For many years, I refused to watch this movie. So many of my peers (mostly female) were overly obsessed with the film and I stayed away from it based for the most part on principle (and my steady dislike of the movie’s theme). The closest I came to seeing it was around 2000, when my aunt and cousins made me watch the last hour or so. Then, just a few days ago, my boyfriend (that’s right, my boyfriend) forced me to watch it. I admit, I enjoyed it more than I predicted, but I still don’t think it is worth the hype it received 12 years ago.
American debutante Rose (Kate Winslet) and scruffy artist Jack (Leonardo DiCaprio) meet on a beautiful luxury ship and fall madly in love. The problem? Rose is engaged to a vicious millionaire and the ship they are on happens to the Titanic, which has too few lifeboats and is heading straight for an iceberg. Truth be told, the movie has it’s good qualities. The chemistry between Winslet and DiCaprio is strong. They play off each other very well. Unlike many movie romances, it’s actually pretty believable that they would fall so recklessly for each other in such a small time (especially considering Rose’s desperation for freedom and a compatible partner). There are only a couple of scenes between the two of them that I found actually annoying. One that comes especially to mind is the spitting scene. When Jack tells Rose to “hawk” the loogie, I couldn’t help but think, “This movie won an Oscar?” And I understand it was supposed to represent Rose becoming more comfortable and relating to Jack, but it didn’t work for me.
I will say that Winslett helps create something we don’t get to see very often in cinema- a truly relatable upper-class young woman. She rarely seems pompous or snarky (except maybe when she first sees Titanic) and when she explains why she hates the life chosen for her, I didn’t feel like she was over exaggerating. I really did pity the character. Winslet has proven to me before that she is an accomplished actress and she really pulls it off here. DiCaprio doesn’t pull off his character quite as well. To be honest, Jack is more than a little cliched and his dialogue is often the problem. That being said, you still end up liking him and he works best when he’s playing off of Winslett’s Rose.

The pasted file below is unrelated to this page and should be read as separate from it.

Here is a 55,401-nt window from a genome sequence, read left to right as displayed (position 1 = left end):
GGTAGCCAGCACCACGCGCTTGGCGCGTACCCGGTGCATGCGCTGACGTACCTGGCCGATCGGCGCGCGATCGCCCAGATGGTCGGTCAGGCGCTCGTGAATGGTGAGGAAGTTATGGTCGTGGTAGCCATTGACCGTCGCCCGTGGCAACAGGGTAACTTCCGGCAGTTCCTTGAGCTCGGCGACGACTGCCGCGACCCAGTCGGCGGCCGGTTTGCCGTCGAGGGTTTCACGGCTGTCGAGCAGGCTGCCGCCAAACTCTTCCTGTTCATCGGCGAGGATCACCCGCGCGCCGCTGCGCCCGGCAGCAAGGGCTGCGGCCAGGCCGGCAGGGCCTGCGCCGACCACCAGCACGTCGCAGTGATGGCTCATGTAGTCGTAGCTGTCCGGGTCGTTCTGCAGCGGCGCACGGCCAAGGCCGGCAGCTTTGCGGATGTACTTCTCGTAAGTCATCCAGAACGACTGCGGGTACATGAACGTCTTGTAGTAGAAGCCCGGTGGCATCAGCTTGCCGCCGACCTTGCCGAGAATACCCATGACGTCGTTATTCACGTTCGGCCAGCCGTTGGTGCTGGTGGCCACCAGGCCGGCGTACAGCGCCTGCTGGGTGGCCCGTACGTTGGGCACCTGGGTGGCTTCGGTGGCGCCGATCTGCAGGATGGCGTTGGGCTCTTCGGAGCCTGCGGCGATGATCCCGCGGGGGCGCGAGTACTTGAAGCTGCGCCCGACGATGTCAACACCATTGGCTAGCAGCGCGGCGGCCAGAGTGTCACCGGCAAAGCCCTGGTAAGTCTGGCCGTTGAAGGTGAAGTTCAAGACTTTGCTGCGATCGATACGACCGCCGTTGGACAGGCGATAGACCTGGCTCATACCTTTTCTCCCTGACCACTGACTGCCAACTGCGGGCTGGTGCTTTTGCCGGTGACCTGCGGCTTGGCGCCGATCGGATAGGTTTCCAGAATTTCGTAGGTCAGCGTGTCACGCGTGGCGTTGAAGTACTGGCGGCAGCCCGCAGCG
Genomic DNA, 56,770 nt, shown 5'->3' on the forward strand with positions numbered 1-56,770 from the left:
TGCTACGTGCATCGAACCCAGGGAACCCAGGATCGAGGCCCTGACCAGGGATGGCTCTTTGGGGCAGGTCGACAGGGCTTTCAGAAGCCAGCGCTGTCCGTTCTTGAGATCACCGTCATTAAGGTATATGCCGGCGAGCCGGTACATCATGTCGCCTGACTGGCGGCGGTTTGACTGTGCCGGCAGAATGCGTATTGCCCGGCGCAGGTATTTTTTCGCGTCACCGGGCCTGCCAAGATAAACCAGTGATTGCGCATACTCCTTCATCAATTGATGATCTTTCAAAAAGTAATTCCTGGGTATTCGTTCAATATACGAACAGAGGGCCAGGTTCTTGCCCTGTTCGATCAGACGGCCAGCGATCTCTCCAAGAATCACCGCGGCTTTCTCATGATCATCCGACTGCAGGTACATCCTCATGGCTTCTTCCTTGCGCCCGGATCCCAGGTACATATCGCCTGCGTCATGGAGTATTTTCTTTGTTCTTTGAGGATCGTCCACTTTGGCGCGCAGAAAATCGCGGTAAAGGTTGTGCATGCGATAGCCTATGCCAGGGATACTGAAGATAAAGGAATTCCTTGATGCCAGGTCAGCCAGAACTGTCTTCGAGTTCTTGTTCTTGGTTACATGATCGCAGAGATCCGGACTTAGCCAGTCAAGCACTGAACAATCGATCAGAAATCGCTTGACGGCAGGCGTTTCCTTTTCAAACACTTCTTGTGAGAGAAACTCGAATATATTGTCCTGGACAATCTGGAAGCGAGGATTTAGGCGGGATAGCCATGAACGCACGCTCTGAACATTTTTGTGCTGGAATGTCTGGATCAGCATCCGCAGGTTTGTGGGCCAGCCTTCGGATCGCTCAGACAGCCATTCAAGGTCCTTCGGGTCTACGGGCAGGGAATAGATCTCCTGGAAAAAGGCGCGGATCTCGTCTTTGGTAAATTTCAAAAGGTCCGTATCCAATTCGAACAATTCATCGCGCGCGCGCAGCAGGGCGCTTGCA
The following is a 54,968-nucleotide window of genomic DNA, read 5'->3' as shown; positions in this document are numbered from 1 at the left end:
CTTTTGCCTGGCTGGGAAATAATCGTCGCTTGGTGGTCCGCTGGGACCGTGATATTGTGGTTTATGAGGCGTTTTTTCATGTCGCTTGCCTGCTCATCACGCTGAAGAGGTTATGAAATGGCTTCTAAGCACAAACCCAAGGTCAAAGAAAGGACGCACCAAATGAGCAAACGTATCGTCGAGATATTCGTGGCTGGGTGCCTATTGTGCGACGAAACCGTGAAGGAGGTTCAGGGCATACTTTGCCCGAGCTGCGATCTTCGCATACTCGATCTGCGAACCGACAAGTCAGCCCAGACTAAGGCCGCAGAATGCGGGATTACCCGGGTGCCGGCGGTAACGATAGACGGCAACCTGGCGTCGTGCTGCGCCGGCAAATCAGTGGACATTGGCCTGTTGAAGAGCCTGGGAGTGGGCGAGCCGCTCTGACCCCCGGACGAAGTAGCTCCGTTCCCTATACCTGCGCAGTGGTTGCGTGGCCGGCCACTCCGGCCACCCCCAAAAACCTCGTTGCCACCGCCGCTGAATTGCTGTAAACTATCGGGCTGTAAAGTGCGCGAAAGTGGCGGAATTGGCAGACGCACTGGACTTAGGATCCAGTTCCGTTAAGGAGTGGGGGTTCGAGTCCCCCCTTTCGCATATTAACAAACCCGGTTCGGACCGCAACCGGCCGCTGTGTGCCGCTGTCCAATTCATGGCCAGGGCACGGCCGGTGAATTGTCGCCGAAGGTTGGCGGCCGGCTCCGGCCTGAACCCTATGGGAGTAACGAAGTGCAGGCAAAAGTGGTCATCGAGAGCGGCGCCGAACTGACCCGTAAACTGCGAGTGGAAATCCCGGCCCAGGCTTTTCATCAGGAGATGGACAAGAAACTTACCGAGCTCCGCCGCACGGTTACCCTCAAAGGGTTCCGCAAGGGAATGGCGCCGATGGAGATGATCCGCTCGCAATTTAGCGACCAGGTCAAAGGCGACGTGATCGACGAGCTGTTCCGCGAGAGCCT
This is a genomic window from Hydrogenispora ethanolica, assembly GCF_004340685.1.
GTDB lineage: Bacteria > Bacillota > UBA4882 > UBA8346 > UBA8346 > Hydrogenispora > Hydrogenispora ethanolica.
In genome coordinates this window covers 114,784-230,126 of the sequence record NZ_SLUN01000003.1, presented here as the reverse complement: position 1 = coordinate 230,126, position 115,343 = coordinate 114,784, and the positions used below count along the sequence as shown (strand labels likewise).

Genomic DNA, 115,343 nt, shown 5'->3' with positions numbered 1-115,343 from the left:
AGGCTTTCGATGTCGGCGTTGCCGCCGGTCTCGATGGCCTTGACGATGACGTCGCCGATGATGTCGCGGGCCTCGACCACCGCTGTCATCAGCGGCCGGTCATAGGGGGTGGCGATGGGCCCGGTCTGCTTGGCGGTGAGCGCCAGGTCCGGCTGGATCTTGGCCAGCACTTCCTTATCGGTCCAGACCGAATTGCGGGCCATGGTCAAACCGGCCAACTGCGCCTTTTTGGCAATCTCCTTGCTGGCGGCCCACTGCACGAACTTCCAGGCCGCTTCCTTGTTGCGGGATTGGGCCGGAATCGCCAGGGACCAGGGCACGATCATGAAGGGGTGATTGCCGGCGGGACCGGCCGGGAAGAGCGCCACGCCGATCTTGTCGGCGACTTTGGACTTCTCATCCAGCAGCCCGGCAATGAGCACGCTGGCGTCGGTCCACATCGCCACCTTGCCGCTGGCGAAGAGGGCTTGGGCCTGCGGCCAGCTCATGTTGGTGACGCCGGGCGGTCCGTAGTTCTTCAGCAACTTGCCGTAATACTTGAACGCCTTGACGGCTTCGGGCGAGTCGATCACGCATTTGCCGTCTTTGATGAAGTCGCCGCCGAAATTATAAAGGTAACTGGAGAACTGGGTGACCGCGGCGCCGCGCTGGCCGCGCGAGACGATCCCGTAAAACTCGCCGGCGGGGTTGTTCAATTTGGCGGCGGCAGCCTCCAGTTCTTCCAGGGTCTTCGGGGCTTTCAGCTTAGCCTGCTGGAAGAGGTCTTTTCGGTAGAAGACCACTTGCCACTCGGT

Billy Zane plays the villainous fiancee way too over-the-top. I understand this is necessary in some ways (to show why Rose needs Jack so badly and how trapped she is in her relationship), but by the second half of the movie, you’re waiting for him to grow a Snidely Whiplash moustache and cackle menacingly. I was also distracted by his apparent eyeliner. Victor Garber plays Thomas Andrews, the designer of the ship who, perhaps more than anyone, feels the heavy guilt of the tragedy. Kathy Bates does a nice job as the famous Molly Brown, but I was disappointed that they don’t show more of Brown rousing the boats to look for survivors (there is only one small scene and it implies that the crew didn’t listen to her).
I was actually pretty disappointed with Gloria Stuart who plays the elderly Rose. She didn’t have Winslett’s spark and it completely took me out of the movie. In fact, the scene involving older Rose and the necklace was easily the silliest part of the movie for me personally. Then there is Jack’s Italian friend (played by Danny Nucci) who just reminds me of Luigi from the Simpsons.
I do admire the film’s honesty about what happened during the last night at sea. Director James Cameron is brave enough to show children, mothers, fathers and the elderly dieing slowly from drowning, freezing and more. Let me put it this way; when a bullet in the head is the most agreeable way to die, you’re in a very bad situation. And Cameron makes sure that the audience understands that it was all avoidable if those in charge made better choices. You get a real sense of just how bad this disaster was and just how terrible the survival rate was. Still, the fictional romance takes up so much of the movie, it also takes away a bit from the audience’s comprehension of the actual disaster. It can be compared a little to 2001’s Pearl Harbor in that way, although Titanic is a much more credible film. But how is it that Jack and Rose are always around when important members of the ship are having important conversations about the ship?
Overall: It might lean toward cheesiness from time to time, but it’s an emotional and mostly accurate representation of the infamous voyage with a decent fictional romance mixed in.
3 out of 5 stars